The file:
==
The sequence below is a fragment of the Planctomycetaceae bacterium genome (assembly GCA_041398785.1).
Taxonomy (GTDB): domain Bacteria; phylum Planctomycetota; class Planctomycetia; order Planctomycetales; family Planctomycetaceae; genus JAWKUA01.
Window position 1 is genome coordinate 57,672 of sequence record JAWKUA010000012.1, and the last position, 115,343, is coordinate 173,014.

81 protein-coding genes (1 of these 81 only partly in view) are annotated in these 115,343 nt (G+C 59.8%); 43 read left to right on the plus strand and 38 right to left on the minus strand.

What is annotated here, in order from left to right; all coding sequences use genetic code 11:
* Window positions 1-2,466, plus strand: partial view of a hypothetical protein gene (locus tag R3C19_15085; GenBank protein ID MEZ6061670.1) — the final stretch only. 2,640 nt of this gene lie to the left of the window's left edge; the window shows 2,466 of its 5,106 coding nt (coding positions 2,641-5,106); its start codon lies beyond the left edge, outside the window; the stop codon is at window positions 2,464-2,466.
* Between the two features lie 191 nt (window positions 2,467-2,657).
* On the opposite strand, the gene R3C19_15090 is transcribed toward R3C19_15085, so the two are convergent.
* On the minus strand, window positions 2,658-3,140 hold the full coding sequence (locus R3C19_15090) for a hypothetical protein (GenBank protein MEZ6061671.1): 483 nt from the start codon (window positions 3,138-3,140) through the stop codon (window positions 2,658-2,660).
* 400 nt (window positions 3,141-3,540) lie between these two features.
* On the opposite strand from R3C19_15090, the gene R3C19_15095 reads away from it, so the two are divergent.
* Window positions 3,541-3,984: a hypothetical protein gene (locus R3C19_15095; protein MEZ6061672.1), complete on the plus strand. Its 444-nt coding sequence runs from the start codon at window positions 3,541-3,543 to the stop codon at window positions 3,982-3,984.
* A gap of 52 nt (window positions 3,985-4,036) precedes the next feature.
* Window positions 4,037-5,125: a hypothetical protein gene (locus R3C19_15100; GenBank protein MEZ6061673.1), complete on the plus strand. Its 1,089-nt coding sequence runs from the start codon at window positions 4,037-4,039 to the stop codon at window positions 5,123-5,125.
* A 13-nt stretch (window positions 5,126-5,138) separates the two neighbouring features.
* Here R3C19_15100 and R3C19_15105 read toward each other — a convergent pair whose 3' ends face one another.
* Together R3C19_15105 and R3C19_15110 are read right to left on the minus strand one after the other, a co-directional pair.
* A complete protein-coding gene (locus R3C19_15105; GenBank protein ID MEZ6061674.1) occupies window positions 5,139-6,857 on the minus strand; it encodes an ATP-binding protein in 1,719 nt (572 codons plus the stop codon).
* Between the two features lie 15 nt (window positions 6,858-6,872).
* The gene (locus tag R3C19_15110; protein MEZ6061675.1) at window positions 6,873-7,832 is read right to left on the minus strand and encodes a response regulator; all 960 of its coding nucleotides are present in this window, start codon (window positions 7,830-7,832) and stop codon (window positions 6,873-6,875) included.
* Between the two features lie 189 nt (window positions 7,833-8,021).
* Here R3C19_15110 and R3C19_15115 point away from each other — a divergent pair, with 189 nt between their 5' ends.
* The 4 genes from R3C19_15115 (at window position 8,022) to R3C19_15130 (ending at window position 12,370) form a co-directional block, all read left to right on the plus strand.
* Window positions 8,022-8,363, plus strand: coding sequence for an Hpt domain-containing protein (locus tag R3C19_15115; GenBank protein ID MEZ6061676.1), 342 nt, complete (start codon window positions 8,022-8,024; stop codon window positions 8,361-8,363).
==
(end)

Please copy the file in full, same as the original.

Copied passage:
The sequence below is a fragment of the Planctomycetaceae bacterium genome (assembly GCA_041398785.1).
Taxonomy (GTDB): domain Bacteria; phylum Planctomycetota; class Planctomycetia; order Planctomycetales; family Planctomycetaceae; genus JAWKUA01.
Window position 1 is genome coordinate 57,672 of sequence record JAWKUA010000012.1, and the last position, 115,343, is coordinate 173,014.

81 protein-coding genes (1 of these 81 only partly in view) are annotated in these 115,343 nt (G+C 59.8%); 43 read left to right on the plus strand and 38 right to left on the minus strand.

What is annotated here, in order from left to right; all coding sequences use genetic code 11:
* Window positions 1-2,466, plus strand: partial view of a hypothetical protein gene (locus tag R3C19_15085; GenBank protein ID MEZ6061670.1) — the final stretch only. 2,640 nt of this gene lie to the left of the window's left edge; the window shows 2,466 of its 5,106 coding nt (coding positions 2,641-5,106); its start codon lies beyond the left edge, outside the window; the stop codon is at window positions 2,464-2,466.
* Between the two features lie 191 nt (window positions 2,467-2,657).
* On the opposite strand, the gene R3C19_15090 is transcribed toward R3C19_15085, so the two are convergent.
* On the minus strand, window positions 2,658-3,140 hold the full coding sequence (locus R3C19_15090) for a hypothetical protein (GenBank protein MEZ6061671.1): 483 nt from the start codon (window positions 3,138-3,140) through the stop codon (window positions 2,658-2,660).
* 400 nt (window positions 3,141-3,540) lie between these two features.
* On the opposite strand from R3C19_15090, the gene R3C19_15095 reads away from it, so the two are divergent.
* Window positions 3,541-3,984: a hypothetical protein gene (locus R3C19_15095; protein MEZ6061672.1), complete on the plus strand. Its 444-nt coding sequence runs from the start codon at window positions 3,541-3,543 to the stop codon at window positions 3,982-3,984.
* A gap of 52 nt (window positions 3,985-4,036) precedes the next feature.
* Window positions 4,037-5,125: a hypothetical protein gene (locus R3C19_15100; GenBank protein MEZ6061673.1), complete on the plus strand. Its 1,089-nt coding sequence runs from the start codon at window positions 4,037-4,039 to the stop codon at window positions 5,123-5,125.
* A 13-nt stretch (window positions 5,126-5,138) separates the two neighbouring features.
* Here R3C19_15100 and R3C19_15105 read toward each other — a convergent pair whose 3' ends face one another.
* Together R3C19_15105 and R3C19_15110 are read right to left on the minus strand one after the other, a co-directional pair.
* A complete protein-coding gene (locus R3C19_15105; GenBank protein ID MEZ6061674.1) occupies window positions 5,139-6,857 on the minus strand; it encodes an ATP-binding protein in 1,719 nt (572 codons plus the stop codon).
* Between the two features lie 15 nt (window positions 6,858-6,872).
* The gene (locus tag R3C19_15110; protein MEZ6061675.1) at window positions 6,873-7,832 is read right to left on the minus strand and encodes a response regulator; all 960 of its coding nucleotides are present in this window, start codon (window positions 7,830-7,832) and stop codon (window positions 6,873-6,875) included.
* Between the two features lie 189 nt (window positions 7,833-8,021).
* Here R3C19_15110 and R3C19_15115 point away from each other — a divergent pair, with 189 nt between their 5' ends.
* The 4 genes from R3C19_15115 (at window position 8,022) to R3C19_15130 (ending at window position 12,370) form a co-directional block, all read left to right on the plus strand.
* Window positions 8,022-8,363, plus strand: coding sequence for an Hpt domain-containing protein (locus tag R3C19_15115; GenBank protein ID MEZ6061676.1), 342 nt, complete (start codon window positions 8,022-8,024; stop codon window positions 8,361-8,363).